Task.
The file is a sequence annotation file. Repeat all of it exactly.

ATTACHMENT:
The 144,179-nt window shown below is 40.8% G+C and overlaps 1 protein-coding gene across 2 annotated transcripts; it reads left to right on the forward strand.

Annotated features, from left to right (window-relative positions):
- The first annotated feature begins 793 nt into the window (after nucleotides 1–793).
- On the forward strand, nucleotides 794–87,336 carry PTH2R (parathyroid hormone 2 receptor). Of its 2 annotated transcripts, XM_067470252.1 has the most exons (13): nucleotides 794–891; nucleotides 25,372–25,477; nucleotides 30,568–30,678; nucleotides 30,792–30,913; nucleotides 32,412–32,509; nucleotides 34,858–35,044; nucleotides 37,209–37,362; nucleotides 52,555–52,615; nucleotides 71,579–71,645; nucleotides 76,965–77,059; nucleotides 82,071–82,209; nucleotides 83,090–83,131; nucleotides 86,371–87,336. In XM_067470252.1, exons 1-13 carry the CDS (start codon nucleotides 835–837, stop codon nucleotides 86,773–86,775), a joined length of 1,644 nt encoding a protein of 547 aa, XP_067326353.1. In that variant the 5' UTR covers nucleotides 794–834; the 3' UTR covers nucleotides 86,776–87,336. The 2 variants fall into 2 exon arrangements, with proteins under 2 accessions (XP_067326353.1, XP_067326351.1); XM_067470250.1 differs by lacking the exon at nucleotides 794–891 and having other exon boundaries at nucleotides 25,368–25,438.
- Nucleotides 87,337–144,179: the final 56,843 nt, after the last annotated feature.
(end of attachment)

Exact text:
The 144,179-nt window shown below is 40.8% G+C and overlaps 1 protein-coding gene across 2 annotated transcripts; it reads left to right on the forward strand.

Annotated features, from left to right (window-relative positions):
- The first annotated feature begins 793 nt into the window (after nucleotides 1–793).
- On the forward strand, nucleotides 794–87,336 carry PTH2R (parathyroid hormone 2 receptor). Of its 2 annotated transcripts, XM_067470252.1 has the most exons (13): nucleotides 794–891; nucleotides 25,372–25,477; nucleotides 30,568–30,678; nucleotides 30,792–30,913; nucleotides 32,412–32,509; nucleotides 34,858–35,044; nucleotides 37,209–37,362; nucleotides 52,555–52,615; nucleotides 71,579–71,645; nucleotides 76,965–77,059; nucleotides 82,071–82,209; nucleotides 83,090–83,131; nucleotides 86,371–87,336. In XM_067470252.1, exons 1-13 carry the CDS (start codon nucleotides 835–837, stop codon nucleotides 86,773–86,775), a joined length of 1,644 nt encoding a protein of 547 aa, XP_067326353.1. In that variant the 5' UTR covers nucleotides 794–834; the 3' UTR covers nucleotides 86,776–87,336. The 2 variants fall into 2 exon arrangements, with proteins under 2 accessions (XP_067326353.1, XP_067326351.1); XM_067470250.1 differs by lacking the exon at nucleotides 794–891 and having other exon boundaries at nucleotides 25,368–25,438.
- Nucleotides 87,337–144,179: the final 56,843 nt, after the last annotated feature.